Frozen bubbles, frozen waterfalls, frozen nose and frozen fingers.
Sometime around fall, a friend posted a photo of a frozen soap bubble and I immediately added it to my “want-to-shoot list” of stuff I wanted to try. (Thanks Kathi).
I read several websites on the mix to use, how to make the wand if you didn’t have one, and the temps to try it in.
We’ve been cold. Like, really cold, single digit mornings- so cold that you’re happy when it reaches freezing. So while the temps were 9 to 14 degrees and frostbite could happen to exposed skin within 30 minutes I went outside to blow bubbles.
I used 9 parts water, 3 parts ivory soap and 1 part Karo syrup shook it up and stuck it in the fridge for a few days. Wow, what a mess I made on the deck and porch furniture. Hubby redid my mix and mixed the water and sugar together well and then added the soap which probably worked better. I think it also worked better when it was sitting on the counter in the house temperature, instead of cold, because the best bubbles I got were after the liquid was room temp. The bubbles got worse the longer I had it outside. I made wands in 2 sizes from pipe cleaners and hubby made one of fine metal. The pipe cleaners hold more liquid. All 3 could’ve used longer handles because wet soap covered fingers are cold and messy and all did better when I kept the cold sludge off them. I did get a few pics of the liquid mix freezing before even being blown off the wand.
I learned that my deck was not the ideal place because of the suds and sticky residue left behind. That wind is your enemy- reflections too. Even my good polarizer couldn’t get rid of the windows, deck rail, ceiling fan and me from reflecting in the bubbles until they were almost completely opaque.
For every waterfall pic and most of the bubbles, I unknowing had my camera set to jpg only. I’ve made worse mistakes when not checking the settings (like leaving it on small low size for an ebay or craigslist post (see the hawk photo from an earlier post this month). On these fleeting moments captured in time, I sure would’ve liked the extra details that RAW allows.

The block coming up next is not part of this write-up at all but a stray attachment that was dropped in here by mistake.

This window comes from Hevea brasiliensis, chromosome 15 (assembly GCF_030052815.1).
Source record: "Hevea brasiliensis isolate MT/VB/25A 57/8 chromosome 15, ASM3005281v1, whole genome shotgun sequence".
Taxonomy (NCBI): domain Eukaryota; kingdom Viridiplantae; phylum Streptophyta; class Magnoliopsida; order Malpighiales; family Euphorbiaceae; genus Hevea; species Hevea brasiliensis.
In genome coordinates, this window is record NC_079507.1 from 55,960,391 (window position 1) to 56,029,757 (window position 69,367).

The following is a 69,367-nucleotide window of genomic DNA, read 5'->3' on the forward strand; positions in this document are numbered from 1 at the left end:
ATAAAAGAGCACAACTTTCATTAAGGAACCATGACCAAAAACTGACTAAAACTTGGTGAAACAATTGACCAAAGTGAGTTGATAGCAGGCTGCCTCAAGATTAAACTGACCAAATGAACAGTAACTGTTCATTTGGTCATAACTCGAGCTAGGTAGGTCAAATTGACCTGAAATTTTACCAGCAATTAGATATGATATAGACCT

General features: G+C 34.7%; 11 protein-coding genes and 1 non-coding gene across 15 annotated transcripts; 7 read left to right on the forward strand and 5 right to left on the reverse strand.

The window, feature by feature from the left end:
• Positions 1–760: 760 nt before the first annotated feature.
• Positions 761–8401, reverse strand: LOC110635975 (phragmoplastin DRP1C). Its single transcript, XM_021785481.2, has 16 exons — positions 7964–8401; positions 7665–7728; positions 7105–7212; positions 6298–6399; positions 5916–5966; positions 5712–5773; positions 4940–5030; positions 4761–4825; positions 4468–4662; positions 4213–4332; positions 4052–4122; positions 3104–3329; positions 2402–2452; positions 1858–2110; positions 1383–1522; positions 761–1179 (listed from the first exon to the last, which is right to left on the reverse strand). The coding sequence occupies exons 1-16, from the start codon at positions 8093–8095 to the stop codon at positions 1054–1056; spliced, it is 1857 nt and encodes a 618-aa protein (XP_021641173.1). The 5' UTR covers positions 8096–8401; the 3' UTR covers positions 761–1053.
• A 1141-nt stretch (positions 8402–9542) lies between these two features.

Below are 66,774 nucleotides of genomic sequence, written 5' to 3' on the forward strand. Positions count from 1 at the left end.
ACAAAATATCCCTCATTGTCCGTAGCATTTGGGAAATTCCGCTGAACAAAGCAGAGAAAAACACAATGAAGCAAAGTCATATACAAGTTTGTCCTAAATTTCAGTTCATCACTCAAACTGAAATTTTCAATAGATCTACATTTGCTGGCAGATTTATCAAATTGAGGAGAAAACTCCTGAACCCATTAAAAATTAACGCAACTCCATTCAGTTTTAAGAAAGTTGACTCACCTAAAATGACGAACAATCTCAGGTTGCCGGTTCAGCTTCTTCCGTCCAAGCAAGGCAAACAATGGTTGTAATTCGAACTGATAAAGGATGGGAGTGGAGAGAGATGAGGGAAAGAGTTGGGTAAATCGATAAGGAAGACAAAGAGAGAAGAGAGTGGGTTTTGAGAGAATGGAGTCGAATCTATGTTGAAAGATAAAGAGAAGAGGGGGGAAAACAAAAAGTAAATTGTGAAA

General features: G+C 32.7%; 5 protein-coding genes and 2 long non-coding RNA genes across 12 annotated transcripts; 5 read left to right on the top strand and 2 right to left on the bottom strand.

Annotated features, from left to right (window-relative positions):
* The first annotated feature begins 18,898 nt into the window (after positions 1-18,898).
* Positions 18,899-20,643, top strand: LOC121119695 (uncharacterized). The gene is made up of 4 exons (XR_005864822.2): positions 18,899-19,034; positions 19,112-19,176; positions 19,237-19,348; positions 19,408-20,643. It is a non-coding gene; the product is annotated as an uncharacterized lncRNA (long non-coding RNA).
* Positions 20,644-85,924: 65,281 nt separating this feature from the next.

The cold temps and your camera are a whole-nother ball game too. I wanted to just stay out shooting because of the camera hassle. Batteries die faster in the cold and my fingertips were numb from needing them exposed to use my camera and make bubbles. I came up with a four step process (camera to garage, to pantry floor, to pantry shelf near the kitchen to finally the office) to get the pics off the card and keep moisture from condensing on my camera.
My first day of trying, every bubble that landed turned into a dome before I could shoot it. It is much easier if you have two people as the time is short from making the bubble and being able to shoot most of them. A tripod is pointless because you never know where they’ll land and the time is limited before they pop, get indents from the wind or actually start to freeze. Most had feather looking crystals form from the bottom up. Some had like snowflakes in them and would swirl around when they first formed. The only full round bubbles I got where ones that landed on a blanket. The longest lasting ones landed on the grill top.
Our cold long lasting temps also allowed for several waterfalls to freeze.
I saw five frozen falls (click here for video) – all handheld (sorry but not up to lugging the tripod w. my back/arm yet) Key, Sliding Rock and Looking Glass on the 7th with my hubby. Toms Spring (Daniel Ridge/Jackson), Moore Cove on the 9th and one shot of Cove Creek with June.
I didn’t know there were so many people who’d be out looking at the waterfalls! Looking Glass Falls had people parked on the sides of the road from back past the Y to the fish hatchery. I’ve never seen that many people there even in summer or peak fall season!
As much as I enjoyed seeing this unique event I am so far behind on my paperwork, computer work, photography, taxes and all of our self-employment stuff, that I shouldn’t be taking off again until at least some of that is crossed off.
I can honestly say I love living in WNC where it may be cold enough one week for seeing all things frozen, to being able to sit on the porch and grill some hamburgers the next week. Life is good.